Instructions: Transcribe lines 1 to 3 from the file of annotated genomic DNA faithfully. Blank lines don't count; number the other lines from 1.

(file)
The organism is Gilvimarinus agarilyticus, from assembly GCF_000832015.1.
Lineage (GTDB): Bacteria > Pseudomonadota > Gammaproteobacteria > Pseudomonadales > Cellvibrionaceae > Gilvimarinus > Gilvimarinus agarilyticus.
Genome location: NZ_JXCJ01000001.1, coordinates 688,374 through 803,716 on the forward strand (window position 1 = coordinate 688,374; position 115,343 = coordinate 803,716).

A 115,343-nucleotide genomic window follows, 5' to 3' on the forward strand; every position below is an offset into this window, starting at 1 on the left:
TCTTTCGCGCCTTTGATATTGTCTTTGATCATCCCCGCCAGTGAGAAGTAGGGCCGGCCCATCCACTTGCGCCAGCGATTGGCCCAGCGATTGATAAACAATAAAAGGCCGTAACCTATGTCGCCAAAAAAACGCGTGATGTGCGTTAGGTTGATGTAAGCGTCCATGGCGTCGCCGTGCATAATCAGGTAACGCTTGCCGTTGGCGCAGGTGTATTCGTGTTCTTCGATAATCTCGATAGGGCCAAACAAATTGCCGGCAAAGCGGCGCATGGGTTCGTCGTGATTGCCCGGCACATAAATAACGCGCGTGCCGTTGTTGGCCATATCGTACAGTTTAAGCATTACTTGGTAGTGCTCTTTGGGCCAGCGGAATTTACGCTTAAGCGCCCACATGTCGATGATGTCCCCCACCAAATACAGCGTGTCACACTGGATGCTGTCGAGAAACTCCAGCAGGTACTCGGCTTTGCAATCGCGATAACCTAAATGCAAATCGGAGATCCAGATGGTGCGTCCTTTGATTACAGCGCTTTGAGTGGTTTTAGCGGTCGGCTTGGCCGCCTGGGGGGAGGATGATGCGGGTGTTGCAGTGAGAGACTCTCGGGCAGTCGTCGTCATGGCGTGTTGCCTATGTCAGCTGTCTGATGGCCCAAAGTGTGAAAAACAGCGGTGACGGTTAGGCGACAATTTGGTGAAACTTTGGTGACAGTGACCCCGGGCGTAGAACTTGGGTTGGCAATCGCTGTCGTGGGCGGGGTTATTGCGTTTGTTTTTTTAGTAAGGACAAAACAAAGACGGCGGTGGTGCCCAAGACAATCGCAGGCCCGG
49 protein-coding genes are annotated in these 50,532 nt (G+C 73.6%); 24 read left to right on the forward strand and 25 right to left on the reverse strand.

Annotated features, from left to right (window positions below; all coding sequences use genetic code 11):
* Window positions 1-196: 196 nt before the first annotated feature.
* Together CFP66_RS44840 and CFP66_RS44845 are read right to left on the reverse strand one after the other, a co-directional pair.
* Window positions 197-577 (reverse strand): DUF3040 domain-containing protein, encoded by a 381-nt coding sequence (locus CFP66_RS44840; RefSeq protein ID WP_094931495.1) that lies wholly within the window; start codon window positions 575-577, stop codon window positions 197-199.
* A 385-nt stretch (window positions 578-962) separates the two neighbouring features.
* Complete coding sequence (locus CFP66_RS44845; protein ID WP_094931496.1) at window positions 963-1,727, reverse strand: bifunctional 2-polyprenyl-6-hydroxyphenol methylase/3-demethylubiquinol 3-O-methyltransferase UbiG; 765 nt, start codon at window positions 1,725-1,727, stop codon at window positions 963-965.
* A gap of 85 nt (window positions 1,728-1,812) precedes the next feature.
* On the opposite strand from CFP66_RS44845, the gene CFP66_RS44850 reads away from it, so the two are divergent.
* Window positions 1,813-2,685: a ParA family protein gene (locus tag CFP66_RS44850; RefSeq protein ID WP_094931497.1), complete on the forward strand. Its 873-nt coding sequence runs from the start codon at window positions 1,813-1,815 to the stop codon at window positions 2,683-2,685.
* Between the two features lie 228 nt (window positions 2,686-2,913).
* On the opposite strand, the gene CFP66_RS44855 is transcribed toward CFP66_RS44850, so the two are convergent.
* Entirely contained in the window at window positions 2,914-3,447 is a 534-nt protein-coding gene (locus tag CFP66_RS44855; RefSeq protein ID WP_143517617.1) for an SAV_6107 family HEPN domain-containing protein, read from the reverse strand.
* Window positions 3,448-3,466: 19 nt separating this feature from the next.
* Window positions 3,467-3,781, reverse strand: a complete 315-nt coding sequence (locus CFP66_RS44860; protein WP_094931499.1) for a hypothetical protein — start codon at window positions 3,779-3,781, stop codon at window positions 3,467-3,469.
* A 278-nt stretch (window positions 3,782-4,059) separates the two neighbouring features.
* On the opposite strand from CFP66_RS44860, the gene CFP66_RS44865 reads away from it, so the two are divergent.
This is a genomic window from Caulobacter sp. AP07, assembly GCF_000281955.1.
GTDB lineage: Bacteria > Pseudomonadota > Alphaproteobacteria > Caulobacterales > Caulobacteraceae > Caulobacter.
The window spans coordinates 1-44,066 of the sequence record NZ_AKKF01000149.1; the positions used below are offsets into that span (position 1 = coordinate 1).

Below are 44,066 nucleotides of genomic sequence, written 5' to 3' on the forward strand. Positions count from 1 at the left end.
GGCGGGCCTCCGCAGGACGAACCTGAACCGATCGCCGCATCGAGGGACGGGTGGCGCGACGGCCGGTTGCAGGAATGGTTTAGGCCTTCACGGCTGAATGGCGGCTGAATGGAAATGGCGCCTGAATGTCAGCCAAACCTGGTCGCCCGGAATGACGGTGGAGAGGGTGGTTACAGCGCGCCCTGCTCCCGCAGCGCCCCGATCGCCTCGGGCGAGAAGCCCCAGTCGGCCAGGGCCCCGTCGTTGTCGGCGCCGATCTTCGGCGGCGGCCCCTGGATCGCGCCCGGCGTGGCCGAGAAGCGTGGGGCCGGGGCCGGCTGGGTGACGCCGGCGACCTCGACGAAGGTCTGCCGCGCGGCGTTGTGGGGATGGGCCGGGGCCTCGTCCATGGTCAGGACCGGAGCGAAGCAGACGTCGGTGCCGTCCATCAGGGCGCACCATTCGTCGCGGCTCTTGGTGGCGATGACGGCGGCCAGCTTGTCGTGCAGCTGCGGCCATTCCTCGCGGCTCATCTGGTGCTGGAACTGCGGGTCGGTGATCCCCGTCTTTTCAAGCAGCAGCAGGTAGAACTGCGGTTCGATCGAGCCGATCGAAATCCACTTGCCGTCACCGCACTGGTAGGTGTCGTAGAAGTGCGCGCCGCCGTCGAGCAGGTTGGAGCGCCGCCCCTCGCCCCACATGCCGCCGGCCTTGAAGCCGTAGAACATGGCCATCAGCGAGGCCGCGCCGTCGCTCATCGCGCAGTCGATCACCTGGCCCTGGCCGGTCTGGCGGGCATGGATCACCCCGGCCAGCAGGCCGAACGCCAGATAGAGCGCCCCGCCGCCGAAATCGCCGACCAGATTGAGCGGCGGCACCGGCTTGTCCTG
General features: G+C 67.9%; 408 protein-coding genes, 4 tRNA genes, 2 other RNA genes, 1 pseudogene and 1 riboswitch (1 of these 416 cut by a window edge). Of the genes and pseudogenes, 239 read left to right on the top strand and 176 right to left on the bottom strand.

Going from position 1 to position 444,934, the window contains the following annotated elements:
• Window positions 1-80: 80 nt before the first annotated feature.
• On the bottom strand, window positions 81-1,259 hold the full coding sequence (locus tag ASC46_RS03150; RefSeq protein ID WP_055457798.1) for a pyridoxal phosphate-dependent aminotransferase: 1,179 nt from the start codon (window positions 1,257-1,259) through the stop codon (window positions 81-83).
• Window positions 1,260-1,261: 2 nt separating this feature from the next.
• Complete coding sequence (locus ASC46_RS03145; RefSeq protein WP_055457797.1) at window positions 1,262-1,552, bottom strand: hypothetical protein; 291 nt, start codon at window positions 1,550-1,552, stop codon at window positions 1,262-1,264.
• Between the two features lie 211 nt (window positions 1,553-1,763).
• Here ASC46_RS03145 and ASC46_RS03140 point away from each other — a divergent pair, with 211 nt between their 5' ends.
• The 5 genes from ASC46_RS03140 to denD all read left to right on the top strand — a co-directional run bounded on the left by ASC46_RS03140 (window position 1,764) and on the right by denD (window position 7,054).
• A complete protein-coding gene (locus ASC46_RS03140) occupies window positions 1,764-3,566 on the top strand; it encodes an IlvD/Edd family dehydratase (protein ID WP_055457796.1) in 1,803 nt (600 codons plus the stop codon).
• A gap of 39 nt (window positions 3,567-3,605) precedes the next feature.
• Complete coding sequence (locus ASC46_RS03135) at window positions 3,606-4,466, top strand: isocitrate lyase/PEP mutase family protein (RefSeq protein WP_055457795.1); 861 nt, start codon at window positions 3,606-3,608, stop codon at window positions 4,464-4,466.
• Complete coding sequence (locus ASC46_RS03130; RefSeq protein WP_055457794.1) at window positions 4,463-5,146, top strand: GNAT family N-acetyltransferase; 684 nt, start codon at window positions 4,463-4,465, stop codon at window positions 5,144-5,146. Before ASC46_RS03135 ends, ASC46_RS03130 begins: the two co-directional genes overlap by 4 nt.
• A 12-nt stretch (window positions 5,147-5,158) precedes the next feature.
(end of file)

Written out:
The organism is Gilvimarinus agarilyticus, from assembly GCF_000832015.1.
Lineage (GTDB): Bacteria > Pseudomonadota > Gammaproteobacteria > Pseudomonadales > Cellvibrionaceae > Gilvimarinus > Gilvimarinus agarilyticus.
Genome location: NZ_JXCJ01000001.1, coordinates 688,374 through 803,716 on the forward strand (window position 1 = coordinate 688,374; position 115,343 = coordinate 803,716).